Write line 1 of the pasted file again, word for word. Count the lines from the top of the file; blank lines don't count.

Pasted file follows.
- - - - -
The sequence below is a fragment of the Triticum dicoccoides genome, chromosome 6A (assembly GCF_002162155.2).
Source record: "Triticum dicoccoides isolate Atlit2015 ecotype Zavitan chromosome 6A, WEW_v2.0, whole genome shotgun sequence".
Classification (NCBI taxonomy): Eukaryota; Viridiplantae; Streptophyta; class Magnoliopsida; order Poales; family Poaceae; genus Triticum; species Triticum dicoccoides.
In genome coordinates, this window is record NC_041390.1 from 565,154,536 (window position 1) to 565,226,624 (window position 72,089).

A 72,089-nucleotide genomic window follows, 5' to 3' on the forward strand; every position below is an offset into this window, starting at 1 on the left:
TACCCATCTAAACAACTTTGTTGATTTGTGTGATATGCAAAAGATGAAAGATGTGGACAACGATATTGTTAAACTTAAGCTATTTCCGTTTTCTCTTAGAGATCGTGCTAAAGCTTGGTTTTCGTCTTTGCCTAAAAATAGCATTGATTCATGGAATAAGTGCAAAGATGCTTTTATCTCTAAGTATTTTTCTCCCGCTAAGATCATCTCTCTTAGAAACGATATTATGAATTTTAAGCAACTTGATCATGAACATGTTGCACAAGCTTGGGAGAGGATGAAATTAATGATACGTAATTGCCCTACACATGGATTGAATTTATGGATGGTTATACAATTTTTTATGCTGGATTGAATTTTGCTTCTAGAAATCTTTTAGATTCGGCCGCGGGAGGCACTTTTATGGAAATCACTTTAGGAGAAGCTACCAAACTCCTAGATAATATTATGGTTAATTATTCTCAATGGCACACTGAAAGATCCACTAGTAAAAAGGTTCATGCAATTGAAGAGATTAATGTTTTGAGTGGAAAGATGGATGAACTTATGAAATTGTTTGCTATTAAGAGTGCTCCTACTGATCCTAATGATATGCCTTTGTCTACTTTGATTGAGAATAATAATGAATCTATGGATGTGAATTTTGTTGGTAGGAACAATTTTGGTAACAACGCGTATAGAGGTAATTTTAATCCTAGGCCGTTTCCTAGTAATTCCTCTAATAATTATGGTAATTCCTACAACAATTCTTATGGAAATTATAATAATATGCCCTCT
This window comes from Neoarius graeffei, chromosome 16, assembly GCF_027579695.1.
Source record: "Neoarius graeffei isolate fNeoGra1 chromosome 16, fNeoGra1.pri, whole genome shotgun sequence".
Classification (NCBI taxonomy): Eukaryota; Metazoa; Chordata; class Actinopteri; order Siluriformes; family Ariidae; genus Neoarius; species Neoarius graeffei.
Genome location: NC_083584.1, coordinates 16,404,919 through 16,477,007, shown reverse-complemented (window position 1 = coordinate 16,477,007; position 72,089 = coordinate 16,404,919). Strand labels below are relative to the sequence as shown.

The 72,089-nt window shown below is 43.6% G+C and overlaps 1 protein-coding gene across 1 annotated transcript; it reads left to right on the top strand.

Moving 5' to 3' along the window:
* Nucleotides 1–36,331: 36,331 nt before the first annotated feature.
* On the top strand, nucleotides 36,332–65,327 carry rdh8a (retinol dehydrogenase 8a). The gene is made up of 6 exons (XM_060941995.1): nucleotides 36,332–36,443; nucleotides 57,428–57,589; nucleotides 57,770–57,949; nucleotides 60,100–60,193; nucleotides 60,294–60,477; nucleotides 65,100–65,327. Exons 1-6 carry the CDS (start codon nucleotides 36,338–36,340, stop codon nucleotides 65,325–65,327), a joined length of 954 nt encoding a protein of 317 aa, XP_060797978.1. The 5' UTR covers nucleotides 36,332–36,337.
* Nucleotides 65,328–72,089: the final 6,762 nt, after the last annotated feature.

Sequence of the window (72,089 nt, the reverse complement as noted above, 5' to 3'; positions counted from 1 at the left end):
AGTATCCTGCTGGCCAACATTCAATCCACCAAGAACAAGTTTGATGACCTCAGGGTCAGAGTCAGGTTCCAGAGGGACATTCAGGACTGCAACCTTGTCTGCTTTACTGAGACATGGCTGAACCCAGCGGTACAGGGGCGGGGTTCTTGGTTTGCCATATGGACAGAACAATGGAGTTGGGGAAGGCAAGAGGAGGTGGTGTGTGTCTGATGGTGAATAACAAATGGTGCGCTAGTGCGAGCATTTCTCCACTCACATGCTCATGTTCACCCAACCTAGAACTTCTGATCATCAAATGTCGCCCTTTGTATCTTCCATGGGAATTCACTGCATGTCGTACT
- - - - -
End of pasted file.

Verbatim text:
The sequence below is a fragment of the Triticum dicoccoides genome, chromosome 6A (assembly GCF_002162155.2).